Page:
Review: Australia, 12A, 165 mins
Director: Baz Lurhman
Starring: Hugh Jackman, Nicole Kidman

You may have read, heard, or seen reviews of Australia which make it out to be a wet, over-long, camp homage to Baz Luhrmann’s homeland. And you wouldn’t be entirely wrong. It seems to have been somewhat divisive with the critics, but that’s not unusual. Often the tabloids will unload sycophantic gush onto drastically cack films, whilst glossy broadsheet Sunday supplements will proceed to annihilate genuinely good films so severely that they’re subsequently ruined forever in the eyes of many impressionable readers. Australia has fallen victim to the latter.

Many film critics seem to have broached this film in utterly the wrong way, viewing it with an overly intellectual, aloof snobbery. Let it be said, Australia is no masterpiece. However, it is nonetheless a thoroughly enjoyable film, if you let it be. Try not to resist its natural current, don’t question discontinuities or scoff at every cliché you witness, just go with it. For once in fact, a relative cornucopia of clichés works fantastically well. How can you have a film entitled ‘Australia’ without bounding kangaroos, sweaty alcoholics, shamanic Aboriginal wise men, and burly bar brawls, flaming drongos and Waltzing Matildas?

Everyone familiar with his work will know that Luhrmann doesn’t do things by half. Australia is a pure, self-proclaiming, genre-spanning epic. It’s a love story, a bildungsroman, a war film, a cow film, and generally a love letter to the country. Thankfully the romance between prudent, tight-lipped Kidman’s English aristocrat and Jackman’s ripped, sweating, fighting, farting, fighting, man’s man Drover isn’t allowed to dominate the picture. In fact, the maternal love between Kidman and the beautiful young, cheeky, chappy mixed race boy, Nullah is far more engaging. To explain the plot would take too long, and possibly ruin the film. Go into it without really knowing what’s going to happen, and you’ll enjoy it twice as much.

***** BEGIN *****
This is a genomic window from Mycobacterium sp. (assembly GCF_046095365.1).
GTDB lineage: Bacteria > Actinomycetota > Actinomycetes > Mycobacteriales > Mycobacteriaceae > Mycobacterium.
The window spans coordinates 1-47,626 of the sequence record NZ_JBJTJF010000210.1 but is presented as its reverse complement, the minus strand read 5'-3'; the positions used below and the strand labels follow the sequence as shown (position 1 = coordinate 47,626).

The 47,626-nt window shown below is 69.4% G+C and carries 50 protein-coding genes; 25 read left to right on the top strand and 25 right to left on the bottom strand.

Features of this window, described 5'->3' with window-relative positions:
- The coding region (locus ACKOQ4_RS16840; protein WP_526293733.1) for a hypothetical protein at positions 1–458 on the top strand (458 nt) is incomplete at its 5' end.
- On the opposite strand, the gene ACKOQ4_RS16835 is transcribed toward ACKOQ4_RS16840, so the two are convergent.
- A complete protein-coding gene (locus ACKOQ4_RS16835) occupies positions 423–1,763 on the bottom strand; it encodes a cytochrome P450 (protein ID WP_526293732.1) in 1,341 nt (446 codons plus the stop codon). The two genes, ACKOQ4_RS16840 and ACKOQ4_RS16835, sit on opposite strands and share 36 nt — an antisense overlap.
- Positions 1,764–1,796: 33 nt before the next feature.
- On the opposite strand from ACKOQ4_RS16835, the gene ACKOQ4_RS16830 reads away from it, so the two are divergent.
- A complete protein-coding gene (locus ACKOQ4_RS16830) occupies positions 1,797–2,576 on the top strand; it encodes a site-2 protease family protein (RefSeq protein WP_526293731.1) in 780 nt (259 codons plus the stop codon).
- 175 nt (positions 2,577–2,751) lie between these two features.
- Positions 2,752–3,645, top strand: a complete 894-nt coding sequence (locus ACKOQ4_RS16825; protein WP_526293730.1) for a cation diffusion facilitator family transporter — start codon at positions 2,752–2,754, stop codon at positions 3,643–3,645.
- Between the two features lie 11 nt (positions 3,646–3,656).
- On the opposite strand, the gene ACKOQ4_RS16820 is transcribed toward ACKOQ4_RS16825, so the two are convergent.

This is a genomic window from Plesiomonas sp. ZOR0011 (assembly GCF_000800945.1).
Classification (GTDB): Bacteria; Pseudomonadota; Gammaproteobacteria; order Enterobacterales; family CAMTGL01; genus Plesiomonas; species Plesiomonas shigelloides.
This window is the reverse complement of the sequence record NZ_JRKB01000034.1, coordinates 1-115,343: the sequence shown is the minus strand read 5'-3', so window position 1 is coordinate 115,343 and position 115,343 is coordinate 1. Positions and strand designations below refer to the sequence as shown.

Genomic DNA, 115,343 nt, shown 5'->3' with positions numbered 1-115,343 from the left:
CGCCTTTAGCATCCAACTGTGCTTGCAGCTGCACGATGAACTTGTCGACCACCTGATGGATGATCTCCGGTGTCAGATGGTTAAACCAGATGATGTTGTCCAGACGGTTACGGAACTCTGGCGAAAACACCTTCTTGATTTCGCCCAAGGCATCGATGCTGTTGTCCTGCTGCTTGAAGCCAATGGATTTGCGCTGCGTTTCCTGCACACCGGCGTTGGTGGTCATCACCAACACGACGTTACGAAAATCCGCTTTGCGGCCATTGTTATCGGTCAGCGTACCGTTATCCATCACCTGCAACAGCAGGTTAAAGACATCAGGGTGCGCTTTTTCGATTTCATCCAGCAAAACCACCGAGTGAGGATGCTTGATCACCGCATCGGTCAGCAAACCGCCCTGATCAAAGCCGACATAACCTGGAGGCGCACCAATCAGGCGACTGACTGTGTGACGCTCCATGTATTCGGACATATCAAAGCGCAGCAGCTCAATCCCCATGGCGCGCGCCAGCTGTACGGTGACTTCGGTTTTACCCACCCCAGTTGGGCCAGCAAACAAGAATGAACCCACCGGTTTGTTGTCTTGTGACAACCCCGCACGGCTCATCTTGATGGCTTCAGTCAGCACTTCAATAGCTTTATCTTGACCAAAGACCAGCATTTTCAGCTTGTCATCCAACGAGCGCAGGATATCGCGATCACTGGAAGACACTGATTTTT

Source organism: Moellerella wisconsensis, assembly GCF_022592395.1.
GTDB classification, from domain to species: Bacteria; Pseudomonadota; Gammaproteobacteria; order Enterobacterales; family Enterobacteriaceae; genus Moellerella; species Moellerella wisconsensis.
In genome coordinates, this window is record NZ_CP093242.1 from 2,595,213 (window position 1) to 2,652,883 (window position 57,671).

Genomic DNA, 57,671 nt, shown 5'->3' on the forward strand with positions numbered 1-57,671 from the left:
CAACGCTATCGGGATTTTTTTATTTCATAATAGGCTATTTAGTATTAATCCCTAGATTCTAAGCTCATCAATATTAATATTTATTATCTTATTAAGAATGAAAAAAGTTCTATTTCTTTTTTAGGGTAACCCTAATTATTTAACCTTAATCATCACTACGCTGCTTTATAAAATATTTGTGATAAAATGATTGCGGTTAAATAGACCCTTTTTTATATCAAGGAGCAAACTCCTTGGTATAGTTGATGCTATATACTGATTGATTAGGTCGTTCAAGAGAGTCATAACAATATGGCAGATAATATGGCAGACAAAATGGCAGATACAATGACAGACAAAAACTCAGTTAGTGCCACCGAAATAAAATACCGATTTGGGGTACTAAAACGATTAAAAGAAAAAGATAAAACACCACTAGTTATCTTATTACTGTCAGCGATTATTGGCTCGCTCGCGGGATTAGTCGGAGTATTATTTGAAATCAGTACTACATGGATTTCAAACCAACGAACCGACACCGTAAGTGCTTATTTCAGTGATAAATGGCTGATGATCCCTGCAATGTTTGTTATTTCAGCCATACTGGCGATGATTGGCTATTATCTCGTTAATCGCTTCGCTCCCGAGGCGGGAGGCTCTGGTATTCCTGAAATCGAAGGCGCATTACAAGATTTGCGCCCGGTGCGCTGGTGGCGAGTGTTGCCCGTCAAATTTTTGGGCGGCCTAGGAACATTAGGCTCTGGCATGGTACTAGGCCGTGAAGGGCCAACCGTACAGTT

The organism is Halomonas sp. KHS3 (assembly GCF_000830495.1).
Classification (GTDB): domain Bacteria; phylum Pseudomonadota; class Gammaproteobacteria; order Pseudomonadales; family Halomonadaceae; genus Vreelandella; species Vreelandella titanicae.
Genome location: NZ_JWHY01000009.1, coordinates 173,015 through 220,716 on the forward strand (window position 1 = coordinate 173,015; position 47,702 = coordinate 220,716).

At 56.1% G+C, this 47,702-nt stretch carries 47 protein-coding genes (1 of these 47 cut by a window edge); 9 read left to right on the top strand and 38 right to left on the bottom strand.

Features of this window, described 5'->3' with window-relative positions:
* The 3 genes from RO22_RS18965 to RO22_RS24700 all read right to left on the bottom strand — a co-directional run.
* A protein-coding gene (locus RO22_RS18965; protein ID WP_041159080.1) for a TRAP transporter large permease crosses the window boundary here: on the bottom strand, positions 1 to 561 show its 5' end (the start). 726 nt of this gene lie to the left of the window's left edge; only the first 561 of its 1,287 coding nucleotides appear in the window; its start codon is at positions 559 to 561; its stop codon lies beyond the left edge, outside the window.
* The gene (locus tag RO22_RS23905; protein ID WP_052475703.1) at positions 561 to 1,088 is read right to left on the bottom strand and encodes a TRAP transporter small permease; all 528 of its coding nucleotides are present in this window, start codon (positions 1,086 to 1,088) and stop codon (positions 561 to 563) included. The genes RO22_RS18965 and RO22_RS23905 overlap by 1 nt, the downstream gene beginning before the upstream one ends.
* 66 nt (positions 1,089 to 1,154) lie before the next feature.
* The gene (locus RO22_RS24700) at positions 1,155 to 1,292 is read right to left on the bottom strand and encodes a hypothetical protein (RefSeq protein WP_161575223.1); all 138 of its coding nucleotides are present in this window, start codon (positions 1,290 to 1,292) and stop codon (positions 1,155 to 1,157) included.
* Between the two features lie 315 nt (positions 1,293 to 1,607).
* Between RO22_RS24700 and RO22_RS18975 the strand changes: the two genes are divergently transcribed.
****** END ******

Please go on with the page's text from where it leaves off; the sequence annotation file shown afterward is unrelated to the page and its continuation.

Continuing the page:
In fact, go to see this film purely for the astounding cinematography. It is saturated with gorgeously composed, sweeping aerial views of Australia’s gargantuan yet extraordinarily handsome landscapes. The colours are so vivid as almost to look unreal. Luhrmann is incapable of filming a bad shot. The sound is thunderous as at one point we watch a herd of fifteen hundred bulls stampeding precariously along a sheer cliff edge, and later as Japanese bombers obliterate Darwin harbour – and all this is accentuated no end by the experience of a cinema. Australia is a cinema film. That may sound rather obvious, but this film was made for the cinema experience.

About the author

The Badger

Leave a Reply